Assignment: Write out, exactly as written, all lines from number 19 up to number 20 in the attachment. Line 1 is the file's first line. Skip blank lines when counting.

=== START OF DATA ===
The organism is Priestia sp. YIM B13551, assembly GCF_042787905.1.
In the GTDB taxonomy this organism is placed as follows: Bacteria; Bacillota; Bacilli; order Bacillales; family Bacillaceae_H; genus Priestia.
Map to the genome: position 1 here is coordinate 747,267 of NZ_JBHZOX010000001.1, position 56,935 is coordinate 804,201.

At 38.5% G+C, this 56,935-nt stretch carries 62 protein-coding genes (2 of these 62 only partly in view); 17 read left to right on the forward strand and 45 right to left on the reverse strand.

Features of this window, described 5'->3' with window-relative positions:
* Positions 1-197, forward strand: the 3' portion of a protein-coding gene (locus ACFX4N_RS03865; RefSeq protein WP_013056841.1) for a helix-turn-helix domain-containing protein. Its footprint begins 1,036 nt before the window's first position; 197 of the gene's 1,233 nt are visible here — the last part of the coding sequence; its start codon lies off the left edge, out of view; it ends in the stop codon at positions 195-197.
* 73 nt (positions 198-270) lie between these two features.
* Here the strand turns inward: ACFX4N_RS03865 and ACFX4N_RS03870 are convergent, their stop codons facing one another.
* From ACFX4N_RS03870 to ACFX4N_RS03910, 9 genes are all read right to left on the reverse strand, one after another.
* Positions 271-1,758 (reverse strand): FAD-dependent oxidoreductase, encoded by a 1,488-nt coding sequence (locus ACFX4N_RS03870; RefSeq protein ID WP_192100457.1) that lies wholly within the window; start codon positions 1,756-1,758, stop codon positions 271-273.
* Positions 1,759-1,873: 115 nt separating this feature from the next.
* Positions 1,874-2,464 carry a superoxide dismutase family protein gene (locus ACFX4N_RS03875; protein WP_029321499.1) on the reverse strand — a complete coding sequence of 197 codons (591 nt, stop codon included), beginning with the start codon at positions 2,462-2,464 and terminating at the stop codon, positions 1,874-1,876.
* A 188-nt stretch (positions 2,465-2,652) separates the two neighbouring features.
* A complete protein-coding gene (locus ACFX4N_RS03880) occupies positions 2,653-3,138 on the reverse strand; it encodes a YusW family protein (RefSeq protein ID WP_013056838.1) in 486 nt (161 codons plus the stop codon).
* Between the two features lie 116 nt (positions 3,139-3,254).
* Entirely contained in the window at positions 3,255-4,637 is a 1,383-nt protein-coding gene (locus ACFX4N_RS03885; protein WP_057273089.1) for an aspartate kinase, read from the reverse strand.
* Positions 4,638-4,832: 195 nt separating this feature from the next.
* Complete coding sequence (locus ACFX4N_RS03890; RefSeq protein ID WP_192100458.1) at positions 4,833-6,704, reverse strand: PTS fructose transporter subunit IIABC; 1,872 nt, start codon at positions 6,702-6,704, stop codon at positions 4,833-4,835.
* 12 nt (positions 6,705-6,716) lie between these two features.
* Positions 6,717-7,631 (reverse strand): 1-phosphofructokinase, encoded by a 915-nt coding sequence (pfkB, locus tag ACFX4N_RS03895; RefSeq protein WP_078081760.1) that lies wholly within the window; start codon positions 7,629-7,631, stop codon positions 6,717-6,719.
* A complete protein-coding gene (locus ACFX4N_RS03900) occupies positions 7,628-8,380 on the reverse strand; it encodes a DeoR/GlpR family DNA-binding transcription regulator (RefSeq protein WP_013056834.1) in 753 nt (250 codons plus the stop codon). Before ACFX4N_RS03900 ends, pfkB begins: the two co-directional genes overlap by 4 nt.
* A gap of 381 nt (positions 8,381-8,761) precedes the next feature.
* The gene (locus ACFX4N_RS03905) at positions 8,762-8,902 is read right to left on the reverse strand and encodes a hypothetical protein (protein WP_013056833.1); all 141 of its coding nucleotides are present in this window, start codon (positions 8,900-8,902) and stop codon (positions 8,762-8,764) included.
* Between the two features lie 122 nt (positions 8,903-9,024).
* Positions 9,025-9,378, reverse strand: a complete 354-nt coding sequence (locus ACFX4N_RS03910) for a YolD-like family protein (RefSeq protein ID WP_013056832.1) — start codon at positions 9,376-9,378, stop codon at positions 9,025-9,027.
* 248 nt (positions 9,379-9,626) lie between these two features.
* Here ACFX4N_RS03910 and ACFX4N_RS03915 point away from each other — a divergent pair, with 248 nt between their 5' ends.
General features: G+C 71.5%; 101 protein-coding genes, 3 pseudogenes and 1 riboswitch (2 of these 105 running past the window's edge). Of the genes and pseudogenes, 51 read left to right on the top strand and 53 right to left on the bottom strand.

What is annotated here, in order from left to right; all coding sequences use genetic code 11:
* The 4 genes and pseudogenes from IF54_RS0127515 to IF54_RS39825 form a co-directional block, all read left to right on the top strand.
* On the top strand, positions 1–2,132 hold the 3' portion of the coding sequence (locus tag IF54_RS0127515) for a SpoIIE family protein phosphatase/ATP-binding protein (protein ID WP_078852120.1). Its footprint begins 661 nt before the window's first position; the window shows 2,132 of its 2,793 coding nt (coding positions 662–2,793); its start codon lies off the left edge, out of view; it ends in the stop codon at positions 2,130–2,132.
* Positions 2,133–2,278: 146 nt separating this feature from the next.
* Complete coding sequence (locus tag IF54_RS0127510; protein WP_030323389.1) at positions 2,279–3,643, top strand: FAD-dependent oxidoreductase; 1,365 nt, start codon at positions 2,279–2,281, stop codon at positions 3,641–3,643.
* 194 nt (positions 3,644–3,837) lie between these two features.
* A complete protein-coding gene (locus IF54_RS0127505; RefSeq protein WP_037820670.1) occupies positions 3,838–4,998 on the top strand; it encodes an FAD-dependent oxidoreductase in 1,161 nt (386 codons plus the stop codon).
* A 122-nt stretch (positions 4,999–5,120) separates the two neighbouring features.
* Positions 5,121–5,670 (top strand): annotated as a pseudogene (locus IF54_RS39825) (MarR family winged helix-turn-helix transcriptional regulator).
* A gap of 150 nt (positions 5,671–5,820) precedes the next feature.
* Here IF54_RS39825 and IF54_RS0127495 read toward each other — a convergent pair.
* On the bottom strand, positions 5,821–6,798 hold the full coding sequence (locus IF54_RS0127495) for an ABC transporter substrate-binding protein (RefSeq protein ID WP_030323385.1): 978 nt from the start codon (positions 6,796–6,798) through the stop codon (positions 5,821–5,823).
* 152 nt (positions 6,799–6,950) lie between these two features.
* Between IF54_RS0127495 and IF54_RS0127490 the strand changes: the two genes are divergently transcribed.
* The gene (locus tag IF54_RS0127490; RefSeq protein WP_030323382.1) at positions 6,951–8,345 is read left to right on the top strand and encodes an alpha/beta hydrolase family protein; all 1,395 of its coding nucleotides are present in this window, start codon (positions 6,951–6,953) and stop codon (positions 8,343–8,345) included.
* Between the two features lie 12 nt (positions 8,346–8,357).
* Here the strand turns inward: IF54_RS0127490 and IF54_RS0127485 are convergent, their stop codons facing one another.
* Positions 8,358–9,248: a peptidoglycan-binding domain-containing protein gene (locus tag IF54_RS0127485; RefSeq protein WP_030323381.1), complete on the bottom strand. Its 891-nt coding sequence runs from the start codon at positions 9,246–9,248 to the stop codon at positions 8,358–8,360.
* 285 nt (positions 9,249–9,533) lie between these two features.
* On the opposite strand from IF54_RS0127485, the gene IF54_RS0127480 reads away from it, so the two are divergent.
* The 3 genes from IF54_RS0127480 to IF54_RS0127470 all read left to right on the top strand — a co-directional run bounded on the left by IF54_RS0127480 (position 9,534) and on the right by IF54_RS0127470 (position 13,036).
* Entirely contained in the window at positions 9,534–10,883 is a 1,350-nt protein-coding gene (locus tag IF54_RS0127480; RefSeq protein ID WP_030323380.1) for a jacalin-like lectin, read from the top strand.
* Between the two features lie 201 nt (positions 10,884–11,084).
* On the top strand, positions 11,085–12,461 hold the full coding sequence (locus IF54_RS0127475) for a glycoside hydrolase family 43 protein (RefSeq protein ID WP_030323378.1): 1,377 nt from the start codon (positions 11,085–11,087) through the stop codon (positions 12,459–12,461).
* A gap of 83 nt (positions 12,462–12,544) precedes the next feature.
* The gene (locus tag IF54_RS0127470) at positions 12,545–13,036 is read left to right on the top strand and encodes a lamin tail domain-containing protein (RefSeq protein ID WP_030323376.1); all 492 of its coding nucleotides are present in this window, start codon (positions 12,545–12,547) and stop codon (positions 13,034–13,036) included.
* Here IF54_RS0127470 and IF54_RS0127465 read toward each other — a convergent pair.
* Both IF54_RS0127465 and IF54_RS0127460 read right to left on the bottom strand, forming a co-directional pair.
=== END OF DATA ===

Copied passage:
* 12 nt (positions 6,705-6,716) lie between these two features.
* Positions 6,717-7,631 (reverse strand): 1-phosphofructokinase, encoded by a 915-nt coding sequence (pfkB, locus tag ACFX4N_RS03895; RefSeq protein WP_078081760.1) that lies wholly within the window; start codon positions 7,629-7,631, stop codon positions 6,717-6,719.